Investors began to focus on events in Ukraine this week as a continuing stalemate between Russia and the West erupted in gunfire. That bloodshed stopped the market dead in its tracks. The question is, for how long?
Up until now, the dispute over Ukrainian territory has been largely a war of words and an excuse to take the occasional profit every now and then. Investors are worred that might change. Here’s what we know.
The international agreement forged in Geneva a week ago has broken down with both sides crying foul. We also know that several pro-Russian militants were shot dead at a roadside checkpoint on in an eastern Ukrainian city of Slovyansk on Thursday. It was result of the Kiev government’s military attempt to wrest back control of 10 cities that have been occupied by local insurgents (Russian military?).
Russia’s response was to launch new military “exercises” along Ukraine’s eastern border. Whether Vladimir Putin is preparing to invade the Ukraine in defense of its ethnic Russian citizenry or is simply bluffing is why the stock markets are on hold. Kiev, fearing an invasion, immediately halted its military offensive.
The fact that the U.S this week has committed hundreds of soldiers to its own military exercises in Eastern Europe simply adds to the tension. It is all well and good to pile on economic sanctions in reprisal for Russia’s new-found adventurism, but if even one of our boys takes a bullet over there, escalation would be immediate and quite dangerous.
Speaking of sanctions, it is obvious that measures levied by the West have not deterred Russia in the least. Granted, it is early days and if new sanctions are invoked, there could be some tough times ahead for the Russian economy. However, the private markets aren’t waiting. They are pummeling Russia’s financial markets in earnest.
The Russian stock market has declined 13.5% since the beginning of the year, while its currency, the ruble, has lost 8.8% of its value during the same time period. To make matters worse, Russia’s economy was already slowing to only 1% GDP growth this year, prior to Putin’s annexation of Crimea. Russia’s central bank has been forced to raise interest rates twice to defend its falling currency and only today hiked them again to 7.5% on sovereign debt. That will compound the economy’s problems.
At the same time, the debt credit agency Standard and Poor’s, cut Russia’s sovereign debt rating to its lowest investment grade, BBB-, just one step above “junk” status. That is sure to accelerate capital flight which, during the first quarter, topped $70 billion. But is this really a deterrent in the short-term?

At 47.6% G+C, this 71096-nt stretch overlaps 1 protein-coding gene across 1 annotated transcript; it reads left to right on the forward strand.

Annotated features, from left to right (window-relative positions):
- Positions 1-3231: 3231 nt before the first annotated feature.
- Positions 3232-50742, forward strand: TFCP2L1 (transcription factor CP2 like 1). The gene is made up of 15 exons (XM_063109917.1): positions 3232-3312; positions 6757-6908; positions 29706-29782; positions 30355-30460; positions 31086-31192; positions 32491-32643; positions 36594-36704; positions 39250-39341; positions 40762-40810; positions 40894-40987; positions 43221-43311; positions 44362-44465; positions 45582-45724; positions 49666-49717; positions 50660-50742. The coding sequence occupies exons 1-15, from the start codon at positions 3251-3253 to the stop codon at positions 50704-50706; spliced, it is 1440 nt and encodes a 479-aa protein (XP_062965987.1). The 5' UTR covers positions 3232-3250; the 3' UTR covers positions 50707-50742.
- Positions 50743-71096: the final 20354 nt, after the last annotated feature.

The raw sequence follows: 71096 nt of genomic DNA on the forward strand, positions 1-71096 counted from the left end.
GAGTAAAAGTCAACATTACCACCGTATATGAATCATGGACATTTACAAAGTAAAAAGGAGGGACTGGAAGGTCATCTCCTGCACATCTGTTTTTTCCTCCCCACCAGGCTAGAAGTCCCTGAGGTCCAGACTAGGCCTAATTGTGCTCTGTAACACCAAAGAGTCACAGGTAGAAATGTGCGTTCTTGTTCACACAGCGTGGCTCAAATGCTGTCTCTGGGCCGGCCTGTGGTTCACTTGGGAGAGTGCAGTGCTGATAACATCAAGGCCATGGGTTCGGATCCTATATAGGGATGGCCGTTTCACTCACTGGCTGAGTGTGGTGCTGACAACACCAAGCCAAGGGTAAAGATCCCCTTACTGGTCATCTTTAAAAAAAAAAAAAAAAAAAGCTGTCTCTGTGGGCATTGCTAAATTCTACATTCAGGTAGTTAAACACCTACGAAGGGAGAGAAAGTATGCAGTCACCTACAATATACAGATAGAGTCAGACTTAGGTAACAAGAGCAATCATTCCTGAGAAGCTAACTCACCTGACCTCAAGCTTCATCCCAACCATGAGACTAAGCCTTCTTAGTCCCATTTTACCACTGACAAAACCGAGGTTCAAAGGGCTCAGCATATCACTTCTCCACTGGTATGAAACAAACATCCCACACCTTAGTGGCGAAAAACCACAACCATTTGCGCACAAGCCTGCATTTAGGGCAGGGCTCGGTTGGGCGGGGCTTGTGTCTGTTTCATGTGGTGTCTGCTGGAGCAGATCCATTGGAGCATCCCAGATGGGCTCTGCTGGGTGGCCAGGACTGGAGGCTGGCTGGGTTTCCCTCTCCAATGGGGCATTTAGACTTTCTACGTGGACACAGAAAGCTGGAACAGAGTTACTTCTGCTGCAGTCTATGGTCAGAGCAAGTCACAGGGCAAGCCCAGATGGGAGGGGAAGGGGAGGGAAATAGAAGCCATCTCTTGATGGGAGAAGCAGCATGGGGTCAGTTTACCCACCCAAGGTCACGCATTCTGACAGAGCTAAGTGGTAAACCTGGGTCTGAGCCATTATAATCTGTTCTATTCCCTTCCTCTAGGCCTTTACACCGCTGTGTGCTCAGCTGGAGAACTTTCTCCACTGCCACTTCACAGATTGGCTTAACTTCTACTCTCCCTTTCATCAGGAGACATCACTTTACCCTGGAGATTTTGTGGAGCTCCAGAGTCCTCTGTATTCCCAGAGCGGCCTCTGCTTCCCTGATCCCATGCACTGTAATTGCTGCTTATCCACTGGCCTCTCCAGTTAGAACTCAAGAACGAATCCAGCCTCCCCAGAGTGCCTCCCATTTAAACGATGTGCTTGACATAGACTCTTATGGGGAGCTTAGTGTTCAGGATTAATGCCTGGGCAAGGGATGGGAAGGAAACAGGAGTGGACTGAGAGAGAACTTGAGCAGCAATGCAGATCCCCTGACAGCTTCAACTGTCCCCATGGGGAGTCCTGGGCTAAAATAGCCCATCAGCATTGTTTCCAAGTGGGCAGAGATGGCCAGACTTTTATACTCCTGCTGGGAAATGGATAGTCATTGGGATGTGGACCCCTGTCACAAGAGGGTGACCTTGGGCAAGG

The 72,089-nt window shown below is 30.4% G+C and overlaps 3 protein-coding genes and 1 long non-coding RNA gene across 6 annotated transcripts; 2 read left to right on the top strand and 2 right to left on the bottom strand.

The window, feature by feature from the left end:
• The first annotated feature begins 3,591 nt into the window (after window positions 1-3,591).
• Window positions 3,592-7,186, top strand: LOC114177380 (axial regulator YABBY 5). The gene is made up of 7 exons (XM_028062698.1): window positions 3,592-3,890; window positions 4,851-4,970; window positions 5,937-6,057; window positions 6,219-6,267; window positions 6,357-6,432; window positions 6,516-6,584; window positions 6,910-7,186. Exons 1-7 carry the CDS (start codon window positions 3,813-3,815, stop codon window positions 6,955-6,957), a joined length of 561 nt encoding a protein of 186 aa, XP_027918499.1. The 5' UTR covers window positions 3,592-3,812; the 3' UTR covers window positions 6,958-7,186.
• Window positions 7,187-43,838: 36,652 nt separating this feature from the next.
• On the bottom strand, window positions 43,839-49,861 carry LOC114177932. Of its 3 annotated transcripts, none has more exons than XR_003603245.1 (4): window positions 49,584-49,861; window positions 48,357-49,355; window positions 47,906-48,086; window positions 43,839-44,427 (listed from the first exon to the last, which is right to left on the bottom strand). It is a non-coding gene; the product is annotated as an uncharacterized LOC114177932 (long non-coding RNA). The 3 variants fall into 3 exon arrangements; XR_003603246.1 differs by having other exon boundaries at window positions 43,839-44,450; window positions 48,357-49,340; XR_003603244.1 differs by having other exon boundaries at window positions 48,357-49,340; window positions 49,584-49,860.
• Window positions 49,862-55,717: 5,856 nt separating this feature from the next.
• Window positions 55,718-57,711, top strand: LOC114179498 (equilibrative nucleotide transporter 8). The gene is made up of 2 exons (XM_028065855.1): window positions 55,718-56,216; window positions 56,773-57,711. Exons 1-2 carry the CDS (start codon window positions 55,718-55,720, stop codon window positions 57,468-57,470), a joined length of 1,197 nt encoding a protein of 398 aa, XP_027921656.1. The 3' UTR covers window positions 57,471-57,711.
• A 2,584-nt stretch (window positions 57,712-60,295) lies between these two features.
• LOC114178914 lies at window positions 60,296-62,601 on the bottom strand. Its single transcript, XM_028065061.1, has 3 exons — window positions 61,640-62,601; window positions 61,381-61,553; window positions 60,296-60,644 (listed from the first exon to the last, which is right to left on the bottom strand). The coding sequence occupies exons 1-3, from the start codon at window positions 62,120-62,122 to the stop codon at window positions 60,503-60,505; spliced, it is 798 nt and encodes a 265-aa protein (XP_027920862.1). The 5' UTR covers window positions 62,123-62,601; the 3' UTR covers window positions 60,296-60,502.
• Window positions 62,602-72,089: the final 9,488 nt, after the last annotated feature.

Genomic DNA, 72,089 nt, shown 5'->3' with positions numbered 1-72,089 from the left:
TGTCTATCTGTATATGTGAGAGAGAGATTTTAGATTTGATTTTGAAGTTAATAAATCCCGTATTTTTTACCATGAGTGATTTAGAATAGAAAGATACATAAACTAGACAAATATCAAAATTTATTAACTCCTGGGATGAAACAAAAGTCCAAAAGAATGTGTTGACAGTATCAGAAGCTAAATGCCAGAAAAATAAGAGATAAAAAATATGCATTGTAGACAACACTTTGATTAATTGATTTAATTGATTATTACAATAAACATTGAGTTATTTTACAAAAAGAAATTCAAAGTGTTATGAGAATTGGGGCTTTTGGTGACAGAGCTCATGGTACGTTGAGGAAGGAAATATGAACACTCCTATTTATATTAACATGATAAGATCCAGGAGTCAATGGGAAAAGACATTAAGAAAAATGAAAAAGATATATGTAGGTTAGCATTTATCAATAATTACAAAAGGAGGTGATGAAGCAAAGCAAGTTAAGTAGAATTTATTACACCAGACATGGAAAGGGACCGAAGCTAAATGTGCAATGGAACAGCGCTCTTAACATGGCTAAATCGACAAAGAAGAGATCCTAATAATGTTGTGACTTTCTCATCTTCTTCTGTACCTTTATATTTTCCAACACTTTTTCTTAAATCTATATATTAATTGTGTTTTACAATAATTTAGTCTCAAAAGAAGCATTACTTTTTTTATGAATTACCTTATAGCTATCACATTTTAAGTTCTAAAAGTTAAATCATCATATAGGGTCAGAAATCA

Throughout history, the hunger for more political power has always trumped national economic consequences. In fact, the more misery heaped upon the Russian people, the more Vladimir Putin can blame the West. It would be similar to Hitler, who argued that it was Europe and the Jews that were responsible for Germany’s post-WWI woes.
Given the reality of blood in the streets of Slovyansk, the stock market’s reaction has been remarkably sedate. Many bears are just looking for an excuse to take this market lower. They argue that investors are simply not recognizing the level of risk involved in this confrontation. That may be so.
It is impressive that, instead of crumbling under this geo-political pressure, we find the S&P 500 Index is less than 30 points from its all-time high with the other averages at similar levels.
The bulls point to earnings as a reason to buy. There have been some upside surprises this week in earnings with some big name technology companies releasing surprising numbers. Of course, as is customary in the earnings game, expectations had been driven downward over the course of the last three months by Wall Street analysts, so that even the worst results managed to come in better than expected.
By now, you should be at least 30% cash. Clearly, the volatility in the markets is increasing. We are still in a wide trading range. Russian risk is a concern and could generate more short-term selling. Keep your eye on gold and the yield of the U.S. Ten-Year Treasury note. If interest rates drop dramatically, while the gold price spikes higher, be prepared for further conflict overseas and a fast drop in the markets.